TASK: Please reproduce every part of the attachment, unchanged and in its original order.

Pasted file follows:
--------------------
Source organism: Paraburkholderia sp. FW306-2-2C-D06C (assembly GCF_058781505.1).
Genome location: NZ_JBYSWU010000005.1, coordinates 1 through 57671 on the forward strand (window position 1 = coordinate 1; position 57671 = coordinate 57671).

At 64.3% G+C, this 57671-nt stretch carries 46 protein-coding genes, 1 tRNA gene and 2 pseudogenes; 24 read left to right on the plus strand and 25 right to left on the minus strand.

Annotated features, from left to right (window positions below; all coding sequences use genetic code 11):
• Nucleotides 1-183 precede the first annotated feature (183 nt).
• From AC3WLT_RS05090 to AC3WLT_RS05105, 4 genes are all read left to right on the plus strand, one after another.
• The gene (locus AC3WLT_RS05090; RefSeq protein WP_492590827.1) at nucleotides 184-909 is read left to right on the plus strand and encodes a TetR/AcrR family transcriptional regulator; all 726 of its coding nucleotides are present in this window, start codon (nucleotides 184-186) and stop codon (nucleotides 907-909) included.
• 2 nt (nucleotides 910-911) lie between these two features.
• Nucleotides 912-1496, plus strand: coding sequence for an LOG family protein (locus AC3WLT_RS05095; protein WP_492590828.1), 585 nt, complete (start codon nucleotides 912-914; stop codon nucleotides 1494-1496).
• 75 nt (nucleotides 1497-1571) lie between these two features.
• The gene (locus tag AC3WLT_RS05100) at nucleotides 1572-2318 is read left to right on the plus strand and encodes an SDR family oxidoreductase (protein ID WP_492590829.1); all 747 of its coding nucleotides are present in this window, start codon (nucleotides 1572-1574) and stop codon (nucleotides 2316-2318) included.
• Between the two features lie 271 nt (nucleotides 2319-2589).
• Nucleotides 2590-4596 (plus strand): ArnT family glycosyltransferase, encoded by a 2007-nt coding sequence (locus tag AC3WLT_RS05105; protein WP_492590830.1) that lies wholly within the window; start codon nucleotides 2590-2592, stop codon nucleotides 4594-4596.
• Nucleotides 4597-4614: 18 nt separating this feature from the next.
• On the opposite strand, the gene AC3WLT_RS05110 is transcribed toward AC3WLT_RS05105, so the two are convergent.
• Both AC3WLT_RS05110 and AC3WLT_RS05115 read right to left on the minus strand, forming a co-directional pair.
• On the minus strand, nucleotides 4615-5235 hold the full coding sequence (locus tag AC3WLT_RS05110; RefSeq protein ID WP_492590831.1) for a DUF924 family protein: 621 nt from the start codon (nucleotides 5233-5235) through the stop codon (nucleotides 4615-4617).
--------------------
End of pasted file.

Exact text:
Source organism: Paraburkholderia sp. FW306-2-2C-D06C (assembly GCF_058781505.1).
Genome location: NZ_JBYSWU010000005.1, coordinates 1 through 57671 on the forward strand (window position 1 = coordinate 1; position 57671 = coordinate 57671).

At 64.3% G+C, this 57671-nt stretch carries 46 protein-coding genes, 1 tRNA gene and 2 pseudogenes; 24 read left to right on the plus strand and 25 right to left on the minus strand.

Annotated features, from left to right (window positions below; all coding sequences use genetic code 11):
• Nucleotides 1-183 precede the first annotated feature (183 nt).
• From AC3WLT_RS05090 to AC3WLT_RS05105, 4 genes are all read left to right on the plus strand, one after another.
• The gene (locus AC3WLT_RS05090; RefSeq protein WP_492590827.1) at nucleotides 184-909 is read left to right on the plus strand and encodes a TetR/AcrR family transcriptional regulator; all 726 of its coding nucleotides are present in this window, start codon (nucleotides 184-186) and stop codon (nucleotides 907-909) included.
• 2 nt (nucleotides 910-911) lie between these two features.
• Nucleotides 912-1496, plus strand: coding sequence for an LOG family protein (locus AC3WLT_RS05095; protein WP_492590828.1), 585 nt, complete (start codon nucleotides 912-914; stop codon nucleotides 1494-1496).
• 75 nt (nucleotides 1497-1571) lie between these two features.
• The gene (locus tag AC3WLT_RS05100) at nucleotides 1572-2318 is read left to right on the plus strand and encodes an SDR family oxidoreductase (protein ID WP_492590829.1); all 747 of its coding nucleotides are present in this window, start codon (nucleotides 1572-1574) and stop codon (nucleotides 2316-2318) included.
• Between the two features lie 271 nt (nucleotides 2319-2589).
• Nucleotides 2590-4596 (plus strand): ArnT family glycosyltransferase, encoded by a 2007-nt coding sequence (locus tag AC3WLT_RS05105; protein WP_492590830.1) that lies wholly within the window; start codon nucleotides 2590-2592, stop codon nucleotides 4594-4596.
• Nucleotides 4597-4614: 18 nt separating this feature from the next.
• On the opposite strand, the gene AC3WLT_RS05110 is transcribed toward AC3WLT_RS05105, so the two are convergent.
• Both AC3WLT_RS05110 and AC3WLT_RS05115 read right to left on the minus strand, forming a co-directional pair.
• On the minus strand, nucleotides 4615-5235 hold the full coding sequence (locus tag AC3WLT_RS05110; RefSeq protein ID WP_492590831.1) for a DUF924 family protein: 621 nt from the start codon (nucleotides 5233-5235) through the stop codon (nucleotides 4615-4617).